Thunder Bay—Chippewa Park in Thunder Bay is built on a foundation of history, culture and nature; and with so many things to see and do, the park delivers adventure for everyone.
According to historical records at The Harry Kirk Archives and Records Centre in Thunder Bay, The Crown purchased 270 acres of land from the Ojibway people of the Mount McKay Reserve and then passed the land to the City of Fort William. Clearing of the land began in 1920, and one year later, the park was named Chippewa, the English word for Ojibway. A casual exhibit of animals at the park began in 1923 with a donation of a squirrel and a raccoon, along with instructions on how to care for them. Soon after, more animals were added, such as pheasants, bison, bears, and a Shetland pony. In 1934, a traveling midway, operated by Maude King, went into bankruptcy while in Fort William. The Fort William Board of Parks Management purchased some of the attractions, including a C.W. Parker carousel built in 1915.
Today, The City of Thunder Bay’s Parks Division manages all the parks, and the lead hand for Chippewa Park is Dan Gigliotti, who took me on a tour to highlight some of what the park has to offer. The first stop was the log pavilion, built in 1921 from the trees cut to clear the land. Inside the pavilion, the exposed, majestic timbers crisscross overhead and the original hard wood flooring spans the dance hall. Modern updates have respected the rustic décor so the pavilion is suitable for events and can operate its canteen.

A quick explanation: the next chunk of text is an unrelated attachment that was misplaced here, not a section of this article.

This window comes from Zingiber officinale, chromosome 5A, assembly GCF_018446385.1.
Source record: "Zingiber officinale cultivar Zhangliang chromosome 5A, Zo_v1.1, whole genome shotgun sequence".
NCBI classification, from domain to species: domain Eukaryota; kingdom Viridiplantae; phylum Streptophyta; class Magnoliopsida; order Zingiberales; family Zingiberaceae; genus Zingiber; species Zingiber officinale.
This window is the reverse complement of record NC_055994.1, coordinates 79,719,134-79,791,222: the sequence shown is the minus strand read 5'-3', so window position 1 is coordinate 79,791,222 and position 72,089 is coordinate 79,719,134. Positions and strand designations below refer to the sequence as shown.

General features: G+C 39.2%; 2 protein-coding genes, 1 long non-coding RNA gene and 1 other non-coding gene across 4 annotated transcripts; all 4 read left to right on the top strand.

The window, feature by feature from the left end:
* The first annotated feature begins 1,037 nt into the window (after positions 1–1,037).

Next, the midway and the celebrated Parker carousel, where the hand carved, wooden horses carry children of all ages—seemingly away from the dragons embellished on the hub panels and cresting—through the winds of Lake Superior. A close look at one of the horses shows Parker’s signature design: an elaborate mane and jeweled reigns. Attached to a beam on the carousel is a metal plate, stamped with the manufacturer’s name and date, which confirms its authenticity as one of only three still operating in North America. As for other rides at the midway, one can test their mettle on the bumper cars or take a spin on the tilt-a-whirl. Young children can ride the boats, tanks and planes.
Finally, we toured the Chippewa Wildlife Exhibit, where the animals can be viewed from the raised boardwalk. Natural habitats from grasslands to forests to ponds are home to indigenous animals such as hawks, caribou, coyote, bobcats and wolves. The exhibit also includes arctic fox and mouflon sheep, which are well suited to the local environment. All of the animals have been bred in captivity or rescued, and vacant habitats are only filled when an animal is in need of a home. However, you won’t find an exotic animal in the park as they don’t do well outside of their climate.
Other activities at the park include swimming, use of the volleyball net at Sandy Beach and fields for sports and picnics. There are plenty of spots for day camping, overnight RV sites, and accessible cabins.
The park has hosted Pow Wows, company picnics, summer camps, festivals, and plenty of events and programs. Check out www.chippewapark.ca for more details.
By Kathy Toivonen